Not only do you do you not owe them a pre-emptive heads up that you probably won't be of much help, you owe them better than that! See, if you tell them in advance, what you are really doing is lowering expectations to let yourself off the hook for a poor effort/performance.

    What you actually owe them is your best effort. If you give your best effort, you will make a positive contribution.

    Also, a more specific tip: there are a lot of tasks to complete and not all of them are purely technical or complex. There is a lot of other work on an engineering project, like creating/making presentations and writing proposals and reports. Make yourself useful by tackling some of that.
  6. Feb 3, 2016 #5
    I agree with what everyone has said here already.. say you want to make a contribution but you're not sure how to go about it because you don't feel comfortable with your knowledge. Myself, I lack a little bit of the book-study side of engineering, but I grew up on a farm with a pile of scrap metal, and got really good at mentally designing stuff with what I had... Since then I've learned autocad and that has been a great help in making things look prettier and avoiding pitfalls. 'nough of that.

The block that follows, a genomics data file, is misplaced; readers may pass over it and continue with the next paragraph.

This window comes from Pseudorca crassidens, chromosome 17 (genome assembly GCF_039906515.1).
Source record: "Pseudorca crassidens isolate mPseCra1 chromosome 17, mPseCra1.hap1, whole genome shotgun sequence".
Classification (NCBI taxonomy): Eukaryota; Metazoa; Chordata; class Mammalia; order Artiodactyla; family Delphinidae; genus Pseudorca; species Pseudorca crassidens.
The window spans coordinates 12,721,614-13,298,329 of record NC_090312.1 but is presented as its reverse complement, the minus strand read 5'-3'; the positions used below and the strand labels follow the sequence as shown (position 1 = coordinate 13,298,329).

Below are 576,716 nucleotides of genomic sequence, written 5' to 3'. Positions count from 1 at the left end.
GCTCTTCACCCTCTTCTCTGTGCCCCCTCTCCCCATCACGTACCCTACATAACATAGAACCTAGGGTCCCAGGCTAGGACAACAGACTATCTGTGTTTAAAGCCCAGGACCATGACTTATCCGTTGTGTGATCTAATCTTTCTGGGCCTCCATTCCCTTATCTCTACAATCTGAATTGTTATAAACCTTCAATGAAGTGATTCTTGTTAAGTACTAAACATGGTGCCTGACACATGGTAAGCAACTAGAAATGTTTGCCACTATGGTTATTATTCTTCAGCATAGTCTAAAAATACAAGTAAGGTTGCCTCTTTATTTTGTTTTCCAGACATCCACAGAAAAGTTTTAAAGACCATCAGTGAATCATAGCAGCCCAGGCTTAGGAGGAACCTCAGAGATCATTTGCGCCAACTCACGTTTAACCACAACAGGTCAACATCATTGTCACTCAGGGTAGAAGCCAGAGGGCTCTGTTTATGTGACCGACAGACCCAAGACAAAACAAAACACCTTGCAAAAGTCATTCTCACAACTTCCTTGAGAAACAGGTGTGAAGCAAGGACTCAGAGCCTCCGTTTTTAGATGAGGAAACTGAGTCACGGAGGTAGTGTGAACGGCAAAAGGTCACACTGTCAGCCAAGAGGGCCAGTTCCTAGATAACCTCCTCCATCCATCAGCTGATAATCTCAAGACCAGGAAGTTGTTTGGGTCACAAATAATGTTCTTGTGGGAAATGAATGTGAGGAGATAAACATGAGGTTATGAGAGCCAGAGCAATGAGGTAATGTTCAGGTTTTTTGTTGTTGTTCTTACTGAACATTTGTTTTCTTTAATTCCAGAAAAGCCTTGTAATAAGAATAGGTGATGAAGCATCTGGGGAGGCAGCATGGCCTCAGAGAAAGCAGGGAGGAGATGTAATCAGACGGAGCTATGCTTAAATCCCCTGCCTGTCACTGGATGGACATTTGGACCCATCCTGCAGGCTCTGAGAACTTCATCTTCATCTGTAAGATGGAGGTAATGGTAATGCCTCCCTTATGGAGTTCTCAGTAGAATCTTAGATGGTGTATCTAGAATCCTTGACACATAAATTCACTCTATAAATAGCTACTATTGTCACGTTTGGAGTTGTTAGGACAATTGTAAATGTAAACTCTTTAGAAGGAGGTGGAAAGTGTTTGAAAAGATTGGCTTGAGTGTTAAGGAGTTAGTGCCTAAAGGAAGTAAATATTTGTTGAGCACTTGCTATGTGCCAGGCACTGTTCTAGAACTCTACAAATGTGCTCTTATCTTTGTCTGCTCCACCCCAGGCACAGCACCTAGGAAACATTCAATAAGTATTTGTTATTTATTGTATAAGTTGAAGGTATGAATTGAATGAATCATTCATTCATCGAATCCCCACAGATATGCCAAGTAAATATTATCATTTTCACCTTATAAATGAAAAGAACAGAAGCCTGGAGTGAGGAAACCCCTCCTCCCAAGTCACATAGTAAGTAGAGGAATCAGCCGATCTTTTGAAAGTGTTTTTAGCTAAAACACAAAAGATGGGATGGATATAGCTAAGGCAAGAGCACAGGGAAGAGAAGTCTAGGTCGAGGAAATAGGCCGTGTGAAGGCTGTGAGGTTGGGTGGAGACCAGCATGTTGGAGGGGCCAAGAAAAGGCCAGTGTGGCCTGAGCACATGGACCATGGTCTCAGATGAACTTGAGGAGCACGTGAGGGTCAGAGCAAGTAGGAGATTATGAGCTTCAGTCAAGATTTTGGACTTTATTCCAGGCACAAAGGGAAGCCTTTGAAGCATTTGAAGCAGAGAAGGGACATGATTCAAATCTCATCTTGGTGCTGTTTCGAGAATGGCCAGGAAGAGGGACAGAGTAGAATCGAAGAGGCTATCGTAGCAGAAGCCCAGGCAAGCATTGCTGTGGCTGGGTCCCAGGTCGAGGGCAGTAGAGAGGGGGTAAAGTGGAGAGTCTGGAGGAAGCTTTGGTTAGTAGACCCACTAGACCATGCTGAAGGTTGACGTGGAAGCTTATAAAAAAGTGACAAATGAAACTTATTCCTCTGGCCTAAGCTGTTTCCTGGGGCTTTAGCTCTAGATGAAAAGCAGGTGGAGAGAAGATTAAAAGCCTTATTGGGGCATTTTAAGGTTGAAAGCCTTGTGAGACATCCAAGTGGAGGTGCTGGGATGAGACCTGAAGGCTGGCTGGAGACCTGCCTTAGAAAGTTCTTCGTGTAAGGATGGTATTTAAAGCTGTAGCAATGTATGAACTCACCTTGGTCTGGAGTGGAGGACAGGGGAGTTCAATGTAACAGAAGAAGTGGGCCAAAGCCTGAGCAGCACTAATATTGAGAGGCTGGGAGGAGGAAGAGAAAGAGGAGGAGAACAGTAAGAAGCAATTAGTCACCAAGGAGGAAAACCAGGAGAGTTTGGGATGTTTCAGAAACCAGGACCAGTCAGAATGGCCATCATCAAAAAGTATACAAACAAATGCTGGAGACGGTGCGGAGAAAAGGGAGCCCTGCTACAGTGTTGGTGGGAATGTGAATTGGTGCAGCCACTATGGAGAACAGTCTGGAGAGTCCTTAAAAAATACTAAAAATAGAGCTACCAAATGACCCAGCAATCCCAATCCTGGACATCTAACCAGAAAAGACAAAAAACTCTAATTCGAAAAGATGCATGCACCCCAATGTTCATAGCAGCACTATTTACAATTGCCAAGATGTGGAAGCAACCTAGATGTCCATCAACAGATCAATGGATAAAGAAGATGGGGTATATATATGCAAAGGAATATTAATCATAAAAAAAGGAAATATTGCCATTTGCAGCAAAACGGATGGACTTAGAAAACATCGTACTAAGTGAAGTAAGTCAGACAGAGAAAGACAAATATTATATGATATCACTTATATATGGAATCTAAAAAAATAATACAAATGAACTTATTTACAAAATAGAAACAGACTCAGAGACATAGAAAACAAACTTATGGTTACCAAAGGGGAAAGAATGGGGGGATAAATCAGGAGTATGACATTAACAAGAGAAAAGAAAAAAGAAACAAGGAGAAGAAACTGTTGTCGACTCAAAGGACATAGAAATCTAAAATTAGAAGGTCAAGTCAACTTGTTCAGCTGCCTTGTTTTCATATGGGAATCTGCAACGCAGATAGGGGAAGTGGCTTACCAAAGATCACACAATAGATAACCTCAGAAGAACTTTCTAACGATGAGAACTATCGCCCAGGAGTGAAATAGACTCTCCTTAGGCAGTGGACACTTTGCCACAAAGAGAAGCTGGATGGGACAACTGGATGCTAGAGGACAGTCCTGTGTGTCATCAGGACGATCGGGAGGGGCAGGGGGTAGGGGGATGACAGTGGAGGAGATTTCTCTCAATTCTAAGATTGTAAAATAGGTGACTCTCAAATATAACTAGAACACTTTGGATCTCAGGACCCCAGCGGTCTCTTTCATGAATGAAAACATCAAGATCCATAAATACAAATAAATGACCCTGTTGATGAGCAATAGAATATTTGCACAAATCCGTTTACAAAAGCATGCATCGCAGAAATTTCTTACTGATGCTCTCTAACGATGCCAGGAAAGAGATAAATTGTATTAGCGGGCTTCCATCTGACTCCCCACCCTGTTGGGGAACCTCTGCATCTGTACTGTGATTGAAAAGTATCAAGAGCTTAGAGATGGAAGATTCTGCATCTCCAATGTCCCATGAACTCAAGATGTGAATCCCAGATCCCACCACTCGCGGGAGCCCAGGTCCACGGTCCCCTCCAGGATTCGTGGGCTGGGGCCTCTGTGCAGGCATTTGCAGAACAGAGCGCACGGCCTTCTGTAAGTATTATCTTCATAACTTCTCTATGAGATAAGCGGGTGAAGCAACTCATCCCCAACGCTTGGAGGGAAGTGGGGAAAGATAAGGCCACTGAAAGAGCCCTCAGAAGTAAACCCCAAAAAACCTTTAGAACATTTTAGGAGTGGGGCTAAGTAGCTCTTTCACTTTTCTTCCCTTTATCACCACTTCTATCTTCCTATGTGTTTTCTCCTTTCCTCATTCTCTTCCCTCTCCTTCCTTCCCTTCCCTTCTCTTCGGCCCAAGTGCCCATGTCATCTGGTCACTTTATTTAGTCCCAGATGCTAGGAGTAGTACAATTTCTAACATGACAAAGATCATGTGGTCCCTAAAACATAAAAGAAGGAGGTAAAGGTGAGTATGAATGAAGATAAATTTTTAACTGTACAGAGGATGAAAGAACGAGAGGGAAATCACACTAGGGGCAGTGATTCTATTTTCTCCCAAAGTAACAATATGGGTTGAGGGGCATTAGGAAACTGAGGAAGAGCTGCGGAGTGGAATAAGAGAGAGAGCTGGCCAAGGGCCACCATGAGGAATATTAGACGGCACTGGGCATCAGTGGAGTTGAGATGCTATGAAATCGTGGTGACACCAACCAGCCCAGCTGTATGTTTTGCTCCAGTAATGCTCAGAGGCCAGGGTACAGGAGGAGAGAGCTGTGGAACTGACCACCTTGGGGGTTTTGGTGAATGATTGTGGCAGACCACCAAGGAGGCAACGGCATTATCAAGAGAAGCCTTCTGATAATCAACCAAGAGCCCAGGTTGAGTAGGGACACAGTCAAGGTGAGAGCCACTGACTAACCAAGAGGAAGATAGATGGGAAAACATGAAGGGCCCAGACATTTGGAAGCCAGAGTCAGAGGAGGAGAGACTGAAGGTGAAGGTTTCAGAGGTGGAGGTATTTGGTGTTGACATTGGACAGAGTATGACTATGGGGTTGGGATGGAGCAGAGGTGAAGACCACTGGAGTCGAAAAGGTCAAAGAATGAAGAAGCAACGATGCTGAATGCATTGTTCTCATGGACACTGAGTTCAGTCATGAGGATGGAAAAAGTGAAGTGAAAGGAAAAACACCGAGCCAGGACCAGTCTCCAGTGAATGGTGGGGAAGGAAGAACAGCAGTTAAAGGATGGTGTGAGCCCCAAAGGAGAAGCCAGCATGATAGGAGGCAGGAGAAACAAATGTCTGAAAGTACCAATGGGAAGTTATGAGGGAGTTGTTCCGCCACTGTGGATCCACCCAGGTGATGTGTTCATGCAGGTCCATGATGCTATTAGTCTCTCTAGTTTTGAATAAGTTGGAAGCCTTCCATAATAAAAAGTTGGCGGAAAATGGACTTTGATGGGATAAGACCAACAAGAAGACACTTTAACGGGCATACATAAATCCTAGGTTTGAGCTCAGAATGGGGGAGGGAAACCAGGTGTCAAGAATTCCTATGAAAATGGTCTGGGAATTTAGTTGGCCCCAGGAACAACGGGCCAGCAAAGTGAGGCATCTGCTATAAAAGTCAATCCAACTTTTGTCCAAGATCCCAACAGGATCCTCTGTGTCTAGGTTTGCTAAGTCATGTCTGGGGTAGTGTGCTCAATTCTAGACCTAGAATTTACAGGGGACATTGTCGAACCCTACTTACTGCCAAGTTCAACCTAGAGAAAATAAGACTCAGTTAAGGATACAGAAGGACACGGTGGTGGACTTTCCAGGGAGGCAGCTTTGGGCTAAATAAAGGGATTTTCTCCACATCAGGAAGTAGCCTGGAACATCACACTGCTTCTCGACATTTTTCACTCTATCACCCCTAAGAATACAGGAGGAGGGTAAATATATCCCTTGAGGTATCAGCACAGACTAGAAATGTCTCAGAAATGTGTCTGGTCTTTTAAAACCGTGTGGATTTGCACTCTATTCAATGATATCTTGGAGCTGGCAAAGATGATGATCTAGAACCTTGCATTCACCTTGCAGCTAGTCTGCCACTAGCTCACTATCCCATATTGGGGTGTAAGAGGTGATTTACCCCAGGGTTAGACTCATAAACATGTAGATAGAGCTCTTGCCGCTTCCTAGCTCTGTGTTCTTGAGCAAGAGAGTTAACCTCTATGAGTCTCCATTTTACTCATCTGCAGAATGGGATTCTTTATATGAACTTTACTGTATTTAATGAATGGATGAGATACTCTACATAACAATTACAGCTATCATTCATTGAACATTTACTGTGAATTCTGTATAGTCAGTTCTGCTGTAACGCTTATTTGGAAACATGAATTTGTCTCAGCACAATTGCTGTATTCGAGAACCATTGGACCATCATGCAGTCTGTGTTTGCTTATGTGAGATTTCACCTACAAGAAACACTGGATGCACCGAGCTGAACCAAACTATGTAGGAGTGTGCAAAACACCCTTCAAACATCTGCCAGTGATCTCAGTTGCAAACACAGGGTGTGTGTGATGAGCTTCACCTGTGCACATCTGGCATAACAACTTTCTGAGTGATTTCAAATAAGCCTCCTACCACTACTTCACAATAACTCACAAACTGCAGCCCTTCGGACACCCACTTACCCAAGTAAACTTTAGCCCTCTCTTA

On point 1....
    There's lot of options for driving the lead screw from the stepper motor...
    Perhaps start with a cogged belt and some pulleys.. Here's a good place to start

    Then look at lead screws

    And stepper motors, some with the controllers already... I chose a fairly large one since you'll probably need to apply a fair bit of force.. you can gear down a smaller one too though

    And finally, some linear bearings for things to slide on nicely.. some mounts are there too.. all ready to bolt to your T slot frame

    All that's left for you to do is chose the right parts, do some (pretty simple) math to come up with gear ratios needed to supply the necessary force, and put it together

    Good luck with it, take courage and give it your best shot
  7. Feb 3, 2016 #6